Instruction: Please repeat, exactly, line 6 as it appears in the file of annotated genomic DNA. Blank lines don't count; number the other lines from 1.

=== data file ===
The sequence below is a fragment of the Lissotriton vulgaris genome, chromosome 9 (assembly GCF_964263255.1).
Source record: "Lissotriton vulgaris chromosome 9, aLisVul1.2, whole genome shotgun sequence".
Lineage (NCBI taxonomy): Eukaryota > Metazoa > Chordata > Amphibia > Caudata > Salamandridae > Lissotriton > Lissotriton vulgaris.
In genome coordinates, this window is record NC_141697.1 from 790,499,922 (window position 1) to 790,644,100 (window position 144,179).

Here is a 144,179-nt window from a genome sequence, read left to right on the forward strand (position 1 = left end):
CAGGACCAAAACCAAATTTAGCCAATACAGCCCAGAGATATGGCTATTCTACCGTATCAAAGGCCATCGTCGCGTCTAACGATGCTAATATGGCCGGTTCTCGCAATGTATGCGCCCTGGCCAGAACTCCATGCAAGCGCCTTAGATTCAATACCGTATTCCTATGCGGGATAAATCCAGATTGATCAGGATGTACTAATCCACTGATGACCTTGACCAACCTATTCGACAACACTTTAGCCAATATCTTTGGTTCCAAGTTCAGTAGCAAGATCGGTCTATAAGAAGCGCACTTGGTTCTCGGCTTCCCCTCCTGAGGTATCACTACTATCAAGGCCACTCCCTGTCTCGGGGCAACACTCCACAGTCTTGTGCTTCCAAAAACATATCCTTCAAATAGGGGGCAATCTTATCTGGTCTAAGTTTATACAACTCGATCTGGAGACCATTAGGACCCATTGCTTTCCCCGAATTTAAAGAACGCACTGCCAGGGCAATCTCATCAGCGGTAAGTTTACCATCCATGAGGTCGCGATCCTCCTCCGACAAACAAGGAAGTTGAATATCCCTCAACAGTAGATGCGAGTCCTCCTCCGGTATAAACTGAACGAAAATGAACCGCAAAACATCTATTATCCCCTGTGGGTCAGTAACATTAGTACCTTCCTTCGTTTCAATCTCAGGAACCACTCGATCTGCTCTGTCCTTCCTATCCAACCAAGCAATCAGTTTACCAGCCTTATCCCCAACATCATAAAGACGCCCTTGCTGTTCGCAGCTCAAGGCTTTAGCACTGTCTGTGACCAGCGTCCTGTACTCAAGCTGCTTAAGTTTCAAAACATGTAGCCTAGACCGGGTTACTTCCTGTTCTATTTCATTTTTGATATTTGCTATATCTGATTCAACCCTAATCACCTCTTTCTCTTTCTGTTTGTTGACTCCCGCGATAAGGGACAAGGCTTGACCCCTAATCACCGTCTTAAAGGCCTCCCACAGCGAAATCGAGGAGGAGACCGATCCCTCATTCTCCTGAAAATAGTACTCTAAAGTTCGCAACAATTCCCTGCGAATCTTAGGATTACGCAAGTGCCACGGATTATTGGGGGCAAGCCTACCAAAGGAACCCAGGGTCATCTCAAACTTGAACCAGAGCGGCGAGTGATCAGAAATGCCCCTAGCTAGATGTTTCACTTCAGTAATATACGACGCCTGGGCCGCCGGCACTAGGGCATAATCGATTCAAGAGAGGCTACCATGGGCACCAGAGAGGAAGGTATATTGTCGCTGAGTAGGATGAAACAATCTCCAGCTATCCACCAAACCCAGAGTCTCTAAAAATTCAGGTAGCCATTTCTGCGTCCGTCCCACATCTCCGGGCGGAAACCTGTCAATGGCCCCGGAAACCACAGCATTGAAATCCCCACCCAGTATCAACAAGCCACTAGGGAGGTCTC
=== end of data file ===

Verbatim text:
CAGGACCAAAACCAAATTTAGCCAATACAGCCCAGAGATATGGCTATTCTACCGTATCAAAGGCCATCGTCGCGTCTAACGATGCTAATATGGCCGGTTCTCGCAATGTATGCGCCCTGGCCAGAACTCCATGCAAGCGCCTTAGATTCAATACCGTATTCCTATGCGGGATAAATCCAGATTGATCAGGATGTACTAATCCACTGATGACCTTGACCAACCTATTCGACAACACTTTAGCCAATATCTTTGGTTCCAAGTTCAGTAGCAAGATCGGTCTATAAGAAGCGCACTTGGTTCTCGGCTTCCCCTCCTGAGGTATCACTACTATCAAGGCCACTCCCTGTCTCGGGGCAACACTCCACAGTCTTGTGCTTCCAAAAACATATCCTTCAAATAGGGGGCAATCTTATCTGGTCTAAGTTTATACAACTCGATCTGGAGACCATTAGGACCCATTGCTTTCCCCGAATTTAAAGAACGCACTGCCAGGGCAATCTCATCAGCGGTAAGTTTACCATCCATGAGGTCGCGATCCTCCTCCGACAAACAAGGAAGTTGAATATCCCTCAACAGTAGATGCGAGTCCTCCTCCGGTATAAACTGAACGAAAATGAACCGCAAAACATCTATTATCCCCTGTGGGTCAGTAACATTAGTACCTTCCTTCGTTTCAATCTCAGGAACCACTCGATCTGCTCTGTCCTTCCTATCCAACCAAGCAATCAGTTTACCAGCCTTATCCCCAACATCATAAAGACGCCCTTGCTGTTCGCAGCTCAAGGCTTTAGCACTGTCTGTGACCAGCGTCCTGTACTCAAGCTGCTTAAGTTTCAAAACATGTAGCCTAGACCGGGTTACTTCCTGTTCTATTTCATTTTTGATATTTGCTATATCTGATTCAACCCTAATCACCTCTTTCTCTTTCTGTTTGTTGACTCCCGCGATAAGGGACAAGGCTTGACCCCTAATCACCGTCTTAAAGGCCTCCCACAGCGAAATCGAGGAGGAGACCGATCCCTCATTCTCCTGAAAATAGTACTCTAAAGTTCGCAACAATTCCCTGCGAATCTTAGGATTACGCAAGTGCCACGGATTATTGGGGGCAAGCCTACCAAAGGAACCCAGGGTCATCTCAAACTTGAACCAGAGCGGCGAGTGATCAGAAATGCCCCTAGCTAGATGTTTCACTTCAGTAATATACGACGCCTGGGCCGCCGGCACTAGGGCATAATCGATTCAAGAGAGGCTACCATGGGCACCAGAGAGGAAGGTATATTGTCGCTGAGTAGGATGAAACAATCTCCAGCTATCCACCAAACCCAGAGTCTCTAAAAATTCAGGTAGCCATTTCTGCGTCCGTCCCACATCTCCGGGCGGAAACCTGTCAATGGCCCCGGAAACCACAGCATTGAAATCCCCACCCAGTATCAACAAGCCACTAGGGAGGTCTC